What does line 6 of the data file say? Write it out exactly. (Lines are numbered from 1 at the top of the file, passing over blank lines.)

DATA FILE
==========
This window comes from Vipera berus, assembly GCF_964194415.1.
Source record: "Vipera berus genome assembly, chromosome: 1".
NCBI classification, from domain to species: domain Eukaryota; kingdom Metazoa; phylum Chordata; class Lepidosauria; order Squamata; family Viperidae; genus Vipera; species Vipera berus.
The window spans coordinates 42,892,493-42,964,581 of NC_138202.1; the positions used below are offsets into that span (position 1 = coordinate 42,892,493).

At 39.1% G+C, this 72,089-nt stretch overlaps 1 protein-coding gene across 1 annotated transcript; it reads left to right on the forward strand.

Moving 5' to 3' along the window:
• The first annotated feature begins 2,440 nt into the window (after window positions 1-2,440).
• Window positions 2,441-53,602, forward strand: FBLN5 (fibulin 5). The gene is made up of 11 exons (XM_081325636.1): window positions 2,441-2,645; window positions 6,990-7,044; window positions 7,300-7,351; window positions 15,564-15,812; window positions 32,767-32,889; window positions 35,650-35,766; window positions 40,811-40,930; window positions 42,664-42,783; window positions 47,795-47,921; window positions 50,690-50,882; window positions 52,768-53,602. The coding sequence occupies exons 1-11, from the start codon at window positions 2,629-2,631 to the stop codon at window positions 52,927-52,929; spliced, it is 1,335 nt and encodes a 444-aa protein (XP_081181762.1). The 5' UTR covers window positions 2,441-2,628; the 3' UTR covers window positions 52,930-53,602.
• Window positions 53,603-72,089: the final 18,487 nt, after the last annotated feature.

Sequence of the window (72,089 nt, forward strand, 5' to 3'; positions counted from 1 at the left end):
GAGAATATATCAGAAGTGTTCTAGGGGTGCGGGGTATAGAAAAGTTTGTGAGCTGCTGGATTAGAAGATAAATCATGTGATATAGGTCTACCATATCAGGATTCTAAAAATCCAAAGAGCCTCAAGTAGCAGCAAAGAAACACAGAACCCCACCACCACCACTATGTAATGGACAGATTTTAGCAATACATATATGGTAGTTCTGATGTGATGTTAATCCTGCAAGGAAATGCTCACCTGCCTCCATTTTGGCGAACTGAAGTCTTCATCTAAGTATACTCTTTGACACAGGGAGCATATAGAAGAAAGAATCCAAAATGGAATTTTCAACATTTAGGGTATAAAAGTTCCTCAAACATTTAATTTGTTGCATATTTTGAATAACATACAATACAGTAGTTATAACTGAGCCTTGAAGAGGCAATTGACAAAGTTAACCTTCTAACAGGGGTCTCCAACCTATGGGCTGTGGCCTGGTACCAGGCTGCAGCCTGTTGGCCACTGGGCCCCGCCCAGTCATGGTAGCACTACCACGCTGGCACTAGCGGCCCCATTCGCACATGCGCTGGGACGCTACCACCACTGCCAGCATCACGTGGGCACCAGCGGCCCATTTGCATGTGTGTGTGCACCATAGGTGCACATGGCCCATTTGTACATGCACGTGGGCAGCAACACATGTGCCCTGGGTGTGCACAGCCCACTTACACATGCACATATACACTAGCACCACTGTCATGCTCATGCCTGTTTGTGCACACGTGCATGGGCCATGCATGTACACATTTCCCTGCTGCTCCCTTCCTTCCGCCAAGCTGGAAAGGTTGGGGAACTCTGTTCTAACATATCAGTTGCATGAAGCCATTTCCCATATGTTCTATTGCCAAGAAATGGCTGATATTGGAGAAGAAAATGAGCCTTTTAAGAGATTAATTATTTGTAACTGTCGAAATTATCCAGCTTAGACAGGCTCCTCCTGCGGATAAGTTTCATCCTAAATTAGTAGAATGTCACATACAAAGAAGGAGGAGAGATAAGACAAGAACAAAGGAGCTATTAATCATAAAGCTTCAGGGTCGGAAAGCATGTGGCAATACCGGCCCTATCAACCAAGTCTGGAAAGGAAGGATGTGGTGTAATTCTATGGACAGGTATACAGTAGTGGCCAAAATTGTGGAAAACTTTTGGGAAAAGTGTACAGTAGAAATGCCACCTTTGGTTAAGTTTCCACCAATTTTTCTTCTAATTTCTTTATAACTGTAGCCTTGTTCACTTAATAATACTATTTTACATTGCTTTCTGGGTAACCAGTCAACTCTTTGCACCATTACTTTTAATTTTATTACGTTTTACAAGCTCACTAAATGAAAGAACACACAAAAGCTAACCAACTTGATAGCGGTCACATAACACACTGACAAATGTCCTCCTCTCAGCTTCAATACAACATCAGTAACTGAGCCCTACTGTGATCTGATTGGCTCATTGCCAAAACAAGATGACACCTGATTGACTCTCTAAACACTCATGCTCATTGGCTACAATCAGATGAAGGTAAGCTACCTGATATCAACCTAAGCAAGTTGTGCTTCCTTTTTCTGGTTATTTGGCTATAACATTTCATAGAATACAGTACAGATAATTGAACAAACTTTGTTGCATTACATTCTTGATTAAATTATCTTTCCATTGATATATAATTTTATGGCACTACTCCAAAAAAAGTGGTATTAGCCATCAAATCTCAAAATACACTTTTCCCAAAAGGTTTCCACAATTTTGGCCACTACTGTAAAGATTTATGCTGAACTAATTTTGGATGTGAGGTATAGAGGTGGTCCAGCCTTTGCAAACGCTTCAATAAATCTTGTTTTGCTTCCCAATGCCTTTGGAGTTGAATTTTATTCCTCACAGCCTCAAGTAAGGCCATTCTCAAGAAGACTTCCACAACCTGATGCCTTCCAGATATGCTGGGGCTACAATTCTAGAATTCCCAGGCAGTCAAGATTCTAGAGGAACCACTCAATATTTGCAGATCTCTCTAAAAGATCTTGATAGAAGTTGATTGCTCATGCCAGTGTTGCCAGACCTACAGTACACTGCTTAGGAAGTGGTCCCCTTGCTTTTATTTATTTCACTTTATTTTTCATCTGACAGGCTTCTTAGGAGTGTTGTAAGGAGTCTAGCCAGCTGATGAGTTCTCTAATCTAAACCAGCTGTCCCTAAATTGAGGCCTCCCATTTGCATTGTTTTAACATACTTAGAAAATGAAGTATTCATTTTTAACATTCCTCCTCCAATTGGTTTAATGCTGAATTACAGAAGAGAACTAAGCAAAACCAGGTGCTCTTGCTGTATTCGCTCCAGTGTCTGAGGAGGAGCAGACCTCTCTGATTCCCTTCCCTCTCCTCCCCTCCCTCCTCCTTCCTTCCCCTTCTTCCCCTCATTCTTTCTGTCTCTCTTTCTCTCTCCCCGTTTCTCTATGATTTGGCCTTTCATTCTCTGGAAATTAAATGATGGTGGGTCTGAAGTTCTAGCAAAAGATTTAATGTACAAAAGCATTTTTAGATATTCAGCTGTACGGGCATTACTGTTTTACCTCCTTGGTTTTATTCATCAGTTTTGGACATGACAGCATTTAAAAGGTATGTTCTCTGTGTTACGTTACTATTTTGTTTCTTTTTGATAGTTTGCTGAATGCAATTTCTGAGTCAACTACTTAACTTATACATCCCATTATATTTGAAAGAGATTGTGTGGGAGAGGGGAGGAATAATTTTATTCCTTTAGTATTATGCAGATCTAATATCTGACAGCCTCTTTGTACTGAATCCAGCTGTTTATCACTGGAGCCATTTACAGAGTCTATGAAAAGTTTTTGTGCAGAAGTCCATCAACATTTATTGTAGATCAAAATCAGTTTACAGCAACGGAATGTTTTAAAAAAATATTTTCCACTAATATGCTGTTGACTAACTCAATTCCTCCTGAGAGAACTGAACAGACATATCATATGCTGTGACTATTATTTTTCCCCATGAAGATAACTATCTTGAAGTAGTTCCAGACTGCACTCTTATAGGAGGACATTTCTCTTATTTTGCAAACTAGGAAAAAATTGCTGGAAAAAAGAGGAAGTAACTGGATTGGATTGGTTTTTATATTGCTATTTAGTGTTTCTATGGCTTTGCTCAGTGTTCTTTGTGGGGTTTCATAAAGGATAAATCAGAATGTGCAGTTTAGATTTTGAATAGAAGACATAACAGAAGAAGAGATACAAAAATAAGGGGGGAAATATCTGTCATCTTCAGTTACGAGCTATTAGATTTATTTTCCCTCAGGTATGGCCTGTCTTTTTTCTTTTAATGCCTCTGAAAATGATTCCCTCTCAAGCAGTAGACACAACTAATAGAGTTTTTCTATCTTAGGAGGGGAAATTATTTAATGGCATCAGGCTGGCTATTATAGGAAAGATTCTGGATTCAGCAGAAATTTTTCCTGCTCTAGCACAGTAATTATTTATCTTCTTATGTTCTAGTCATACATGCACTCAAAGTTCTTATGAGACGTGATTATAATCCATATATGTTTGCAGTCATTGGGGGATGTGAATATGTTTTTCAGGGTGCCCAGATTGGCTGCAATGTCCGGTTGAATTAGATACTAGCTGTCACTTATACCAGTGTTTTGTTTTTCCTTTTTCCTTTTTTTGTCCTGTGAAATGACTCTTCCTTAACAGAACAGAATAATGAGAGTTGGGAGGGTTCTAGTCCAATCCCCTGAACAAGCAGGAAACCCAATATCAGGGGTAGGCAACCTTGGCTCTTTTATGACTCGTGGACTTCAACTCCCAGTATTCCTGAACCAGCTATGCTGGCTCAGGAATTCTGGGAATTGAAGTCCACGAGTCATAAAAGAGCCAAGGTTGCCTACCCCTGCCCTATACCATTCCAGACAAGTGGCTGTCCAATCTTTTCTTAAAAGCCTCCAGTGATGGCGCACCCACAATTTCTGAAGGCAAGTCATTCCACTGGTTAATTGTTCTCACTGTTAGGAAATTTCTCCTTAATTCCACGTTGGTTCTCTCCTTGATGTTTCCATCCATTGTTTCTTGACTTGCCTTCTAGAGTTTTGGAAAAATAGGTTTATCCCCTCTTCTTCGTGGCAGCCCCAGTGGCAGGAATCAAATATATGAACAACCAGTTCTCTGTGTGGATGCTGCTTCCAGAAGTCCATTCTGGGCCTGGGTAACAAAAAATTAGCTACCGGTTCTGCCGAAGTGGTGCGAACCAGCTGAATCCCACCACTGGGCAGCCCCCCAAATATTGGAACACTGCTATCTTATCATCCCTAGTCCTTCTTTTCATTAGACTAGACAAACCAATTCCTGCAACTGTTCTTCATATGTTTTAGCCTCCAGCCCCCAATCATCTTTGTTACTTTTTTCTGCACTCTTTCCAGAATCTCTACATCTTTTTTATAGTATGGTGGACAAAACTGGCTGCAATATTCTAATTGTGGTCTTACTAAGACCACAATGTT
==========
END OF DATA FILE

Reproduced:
Moving 5' to 3' along the window: